“Our responsibility is to fulfill the planning and programming of transportation projects,” says Montiel.
Essentially, the MRMPO serves as a facilitator. They work with member governments to prioritize how to spend future federal dollars on transportation projects, develop policies and programs, and provide planning assistance.
“Two of our main responsibilities are the development of a long range plan and a short range program,” says Montiel. “They are guiding documents for our metro area”.
Short Range Program
Montiel oversees the short range program, also known as the Transportation Improvement Program, or TIP. The TIP is the implementing force to help meet the goals and objectives identified in the long range plan.
“We look for the best projects that we think will help meet those goals,” says Montiel. “We work with our member governments on the list of projects that receive federal aid for transportation improvements”.
The MRMPO creates a new TIP every four years. They assist in the selection transportation projects that will help in the best way possible to meet the needs of growth while not exceeding project revenues and staying fiscally responsible.
Long Range Plan
Kendra Montanari, Socioeconomic Program Manager for the Mid-Region Council of Governments, oversees the long range Metropolitan Transportation Plan, or MTP.
According to Montanari, there are several elements to the plan, including a long list of prioritized projects for the future.
“The MTP represents a collaboration of governments and agencies within the metro area on all sorts of things like safety, congestion management, intelligent transportation systems, and more, to help guide the region to grow in a responsible way that helps to mitigate future congestion issues down the line,” says Montanari.
Based on recent forecasts, the region is expected to grow by 200,000 people and 72,000 jobs in the next 20-25 years.
According to Montanari, one of the goals of the long range plan is to optimize mobility related to river-crossing congestion through an alternative scenario visioning process and elevating opportunities for job growth on the west side.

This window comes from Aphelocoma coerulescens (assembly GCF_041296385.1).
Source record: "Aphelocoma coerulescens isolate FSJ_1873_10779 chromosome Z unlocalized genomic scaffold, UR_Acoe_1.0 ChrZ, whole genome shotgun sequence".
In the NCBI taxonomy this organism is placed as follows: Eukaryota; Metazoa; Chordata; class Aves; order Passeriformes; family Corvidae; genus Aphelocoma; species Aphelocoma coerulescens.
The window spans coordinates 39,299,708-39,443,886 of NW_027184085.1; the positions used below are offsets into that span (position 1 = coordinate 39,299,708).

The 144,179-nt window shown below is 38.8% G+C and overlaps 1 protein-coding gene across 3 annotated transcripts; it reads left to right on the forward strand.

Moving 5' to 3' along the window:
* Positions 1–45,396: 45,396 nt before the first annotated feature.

How Has COVID Affected These Plans?
According to Montanari, right after the pandemic hit, traffic counts went down about 32% metro-wide, and at the same time the region lost about 11% of its jobs.
“As an MPO, after the onset of COVID, we put together a presentation on how traffic counts, the economy and growth, and bike and pedestrian activity were affected due to the pandemic,” she says. “It was fascinating to see that year over year, bike activity went up 72% and pedestrian activity went up 115%. This tells us that when people have the opportunity to travel safely via bike and walking they are going to do it.”
On the short term transportation program side, Montiel says that projects are still going through. “We’re still helping agencies deliver their projects,” he says.
The Rio Metro Connection
“We have projects identified in both the long range plan and short range program where we are working closely with the Rio Metro Regional Transit District,” says Montiel.
In the short range, those projects emphasize rail safety, efficiency, and operations. They are also working on helping to fund one of the facilities where Rio Metro buses are housed.
In the long run, Montanari says that there is expected growth along the Rail Runner corridor, such as a mixed-use plan being proposed near the Sandia Pueblo Rail Runner station, and a significant number of jobs in the technology and industrial sectors located near the Sunport, which will spur ridership and investment in the future.
The MRMPO wants people to get out of their vehicles and try alternate modes of transit. “We try to link all modes,” says Montiel. “For example, we encourage people to get on their bike and ride to a transit station or take the Rail Runner.”
To learn more about the Mid-Region Metropolitan Planning Organization, visit them online. You can also check out their informational video, which gives a quick overview of the organization.